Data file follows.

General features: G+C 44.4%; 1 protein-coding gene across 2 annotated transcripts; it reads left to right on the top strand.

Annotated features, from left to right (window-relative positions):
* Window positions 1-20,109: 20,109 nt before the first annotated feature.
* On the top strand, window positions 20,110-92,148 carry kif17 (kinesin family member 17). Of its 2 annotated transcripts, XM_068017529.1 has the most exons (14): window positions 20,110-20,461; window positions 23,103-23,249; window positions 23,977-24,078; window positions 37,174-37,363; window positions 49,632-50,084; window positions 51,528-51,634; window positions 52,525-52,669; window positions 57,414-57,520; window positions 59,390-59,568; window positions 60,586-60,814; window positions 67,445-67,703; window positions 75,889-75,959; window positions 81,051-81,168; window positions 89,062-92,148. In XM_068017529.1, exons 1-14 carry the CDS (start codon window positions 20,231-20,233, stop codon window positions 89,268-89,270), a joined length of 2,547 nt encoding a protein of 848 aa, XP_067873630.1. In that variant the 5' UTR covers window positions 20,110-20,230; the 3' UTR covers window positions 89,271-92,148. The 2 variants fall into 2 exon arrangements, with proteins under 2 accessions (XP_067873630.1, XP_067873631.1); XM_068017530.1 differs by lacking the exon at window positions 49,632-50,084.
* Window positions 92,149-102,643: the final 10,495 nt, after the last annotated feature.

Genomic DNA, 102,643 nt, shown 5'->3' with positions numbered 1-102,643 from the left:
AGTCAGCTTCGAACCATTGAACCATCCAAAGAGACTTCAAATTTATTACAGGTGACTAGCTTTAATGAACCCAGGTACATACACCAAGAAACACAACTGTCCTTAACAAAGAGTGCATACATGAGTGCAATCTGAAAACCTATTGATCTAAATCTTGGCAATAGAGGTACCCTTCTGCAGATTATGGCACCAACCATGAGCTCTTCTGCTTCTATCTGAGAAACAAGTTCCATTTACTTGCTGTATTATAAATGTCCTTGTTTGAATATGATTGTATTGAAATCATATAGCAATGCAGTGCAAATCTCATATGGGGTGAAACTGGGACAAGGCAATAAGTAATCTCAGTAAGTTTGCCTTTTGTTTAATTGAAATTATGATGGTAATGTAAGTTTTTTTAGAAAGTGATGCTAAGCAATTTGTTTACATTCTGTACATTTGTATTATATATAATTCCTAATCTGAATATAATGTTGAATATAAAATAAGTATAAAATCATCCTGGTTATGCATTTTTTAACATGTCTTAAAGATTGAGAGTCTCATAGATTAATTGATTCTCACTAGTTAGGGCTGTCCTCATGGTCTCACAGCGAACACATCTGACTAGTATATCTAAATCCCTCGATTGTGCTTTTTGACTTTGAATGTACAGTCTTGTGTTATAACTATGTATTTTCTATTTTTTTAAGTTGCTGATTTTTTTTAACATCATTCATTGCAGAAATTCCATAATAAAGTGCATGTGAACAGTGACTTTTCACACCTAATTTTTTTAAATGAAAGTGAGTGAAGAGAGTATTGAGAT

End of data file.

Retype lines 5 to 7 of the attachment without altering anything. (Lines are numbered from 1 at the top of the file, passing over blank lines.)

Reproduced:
* Window positions 92,149-102,643: the final 10,495 nt, after the last annotated feature.

Genomic DNA, 102,643 nt, shown 5'->3' with positions numbered 1-102,643 from the left:
AGTCAGCTTCGAACCATTGAACCATCCAAAGAGACTTCAAATTTATTACAGGTGACTAGCTTTAATGAACCCAGGTACATACACCAAGAAACACAACTGTCCTTAACAAAGAGTGCATACATGAGTGCAATCTGAAAACCTATTGATCTAAATCTTGGCAATAGAGGTACCCTTCTGCAGATTATGGCACCAACCATGAGCTCTTCTGCTTCTATCTGAGAAACAAGTTCCATTTACTTGCTGTATTATAAATGTCCTTGTTTGAATATGATTGTATTGAAATCATATAGCAATGCAGTGCAAATCTCATATGGGGTGAAACTGGGACAAGGCAATAAGTAATCTCAGTAAGTTTGCCTTTTGTTTAATTGAAATTATGATGGTAATGTAAGTTTTTTTAGAAAGTGATGCTAAGCAATTTGTTTACATTCTGTACATTTGTATTATATATAATTCCTAATCTGAATATAATGTTGAATATAAAATAAGTATAAAATCATCCTGGTTATGCATTTTTTAACATGTCTTAAAGATTGAGAGTCTCATAGATTAATTGATTCTCACTAGTTAGGGCTGTCCTCATGGTCTCACAGCGAACACATCTGACTAGTATATCTAAATCCCTCGATTGTGCTTTTTGACTTTGAATGTACAGTCTTGTGTTATAACTATGTATTTTCTATTTTTTTAAGTTGCTGATTTTTTTTAACATCATTCATTGCAGAAATTCCATAATAAAGTGCATGTGAACAGTGACTTTTCACACCTAATTTTTTTAAATGAAAGTGAGTGAAGAGAGTATTGAGAT